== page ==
Circumcision was determined by self-report in 16 studies, and by clinical examination in eight studies. For four further studies [35–38] the method of ascertainment was not clear. Validity of self-reported circumcision was assessed among factory workers in Mwanza . Of the 111 men who had reported they were circumcised, only 69% were found to be so on examination. Among the 91 men who reported themselves as uncircumcised, 94% were found to be uncircumcised on examination. This suggests that self-reported circumcision may overestimate the proportion of men circumcised in this population, and suggests that genital examination should be carried out whenever possible in future studies. Assuming this misclassification is non-differential with respect to HIV status, the effect would be to underestimate the association between the lack of circumcision and HIV. All but one study performed HIV tests by one or two enzyme-linked immunosorbent assay (ELISA) tests, with confirmatory Western blot for discrepant or indeterminate ELISA results. The remaining study  performed only one ELISA with no confirmatory testing. Overall, therefore, there is likely to be little misclassification of HIV results.
Meta-analyses are vulnerable to bias, as a result of their failure to identify all eligible articles and also because research yielding statistically significant results is more likely to be submitted and published. Therefore, even if all published studies have been identified, these may be only a subset of the studies actually carried out. However, this seems unlikely to cause substantial bias in the present review because studies of risk factors for HIV almost always examined a range of behavioural and biological risk factors, and it is unlikely that the published studies were biased in terms of finding circumcision as a risk factor. However, it is possible that if no association with circumcision was found, this was sometimes not mentioned in the paper. The results of the funnel plot suggest that publication bias was not a problem in this meta-analysis, although the existence of such bias cannot be excluded. It was decided to exclude conference abstracts from the review because it is probable that these are more likely to report significant than non-significant findings, and therefore the inclusion of abstracts might increase bias.
The 28 studies reviewed were from just eight countries, including nine studies from Kenya (seven of these from Nairobi) and seven from Mwanza Region, Tanzania. As expected, there were few studies from West Africa, where circumcision in most areas is almost universal, although 39% of men in the study in Ziguinchor region, south-west Senegal were uncircumcised .
To our knowledge, two further studies on the effect of circumcision on HIV infection have been published since our literature review. A cohort study of trucking company employees in Kenya  found a very similar effect to our summary measure for high-risk populations (adjusted RR = 0.25, CI 0.1–0.5). A recently published study of HIV-discordant couples from Rakai, Uganda  found that the rate of female–male transmission was significantly higher among couples with uncircumcised male partners compared with couples with a circumcised male partner (rates of 16.7 per 100 person-years compared with 0 per 100 person-years;P < 0.001).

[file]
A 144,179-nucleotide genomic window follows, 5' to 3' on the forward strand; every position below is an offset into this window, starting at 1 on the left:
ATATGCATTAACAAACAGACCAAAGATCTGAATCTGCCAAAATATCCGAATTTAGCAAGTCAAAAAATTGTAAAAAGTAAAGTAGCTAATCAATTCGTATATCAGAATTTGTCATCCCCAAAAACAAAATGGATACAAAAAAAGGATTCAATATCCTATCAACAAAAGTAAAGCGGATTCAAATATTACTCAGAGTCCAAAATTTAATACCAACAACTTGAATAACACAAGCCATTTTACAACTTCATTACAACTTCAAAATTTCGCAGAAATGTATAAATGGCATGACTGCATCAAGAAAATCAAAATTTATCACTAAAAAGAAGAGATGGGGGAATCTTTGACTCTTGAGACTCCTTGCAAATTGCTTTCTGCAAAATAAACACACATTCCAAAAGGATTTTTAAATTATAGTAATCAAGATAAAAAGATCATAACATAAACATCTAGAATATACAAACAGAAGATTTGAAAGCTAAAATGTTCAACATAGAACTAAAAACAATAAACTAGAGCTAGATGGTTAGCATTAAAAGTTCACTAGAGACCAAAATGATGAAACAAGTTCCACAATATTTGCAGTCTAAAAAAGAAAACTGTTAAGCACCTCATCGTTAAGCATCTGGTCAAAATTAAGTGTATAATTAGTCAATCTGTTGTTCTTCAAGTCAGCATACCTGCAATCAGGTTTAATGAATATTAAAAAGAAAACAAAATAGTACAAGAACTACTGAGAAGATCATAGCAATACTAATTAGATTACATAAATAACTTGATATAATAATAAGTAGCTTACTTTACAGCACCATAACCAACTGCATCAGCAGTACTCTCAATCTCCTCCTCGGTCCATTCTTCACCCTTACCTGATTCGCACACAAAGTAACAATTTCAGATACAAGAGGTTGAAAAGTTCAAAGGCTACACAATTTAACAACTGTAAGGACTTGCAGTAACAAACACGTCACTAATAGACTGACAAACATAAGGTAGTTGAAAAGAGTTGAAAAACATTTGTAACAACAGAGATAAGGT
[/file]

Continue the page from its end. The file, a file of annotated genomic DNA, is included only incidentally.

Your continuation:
The data from observational studies provide compelling evidence of a substantial protective effect of male circumcision against HIV infection in sub-Saharan Africa, especially in populations at high risk of HIV/STD. The continuing rapid spread of HIV infection, especially in eastern and southern Africa, suggests that the potential public health benefit of introducing safe services for male circumcision on a wider scale should be explored. However, there are many concerns around such an introduction, including the possibility that men may increase their risky sexual behaviour if they think circumcision confers a high degree of protection, as well as the risk of bleeding or infection, cost, and issues of cultural identity. Studies are therefore needed to examine the acceptability, feasibility and safety of introducing male circumcision as an HIV/STD prevention strategy in high prevalence areas where men are not traditionally circumcised. Results from one such study among the Luo people in Nyanza Province, western Kenya, who are traditionally non-circumcising, showed that 60% of men would prefer to be circumcised, and 62% of women would prefer a circumcised partner . In areas where male circumcision is acceptable to the local community, randomized controlled trials of male circumcision performed by trained health workers as part of a package intervention incorporating safe sex education are needed. Such trials would overcome the inherent limitations of observational studies, and provide reliable empirical evidence on the overall impact of the introduction of male circumcision on HIV incidence.
The authors would like to thank UNAIDS for funding this study, Michel Caraël and Stephen Sharp for advice, and Simin Bahrainipur for administrative assistance.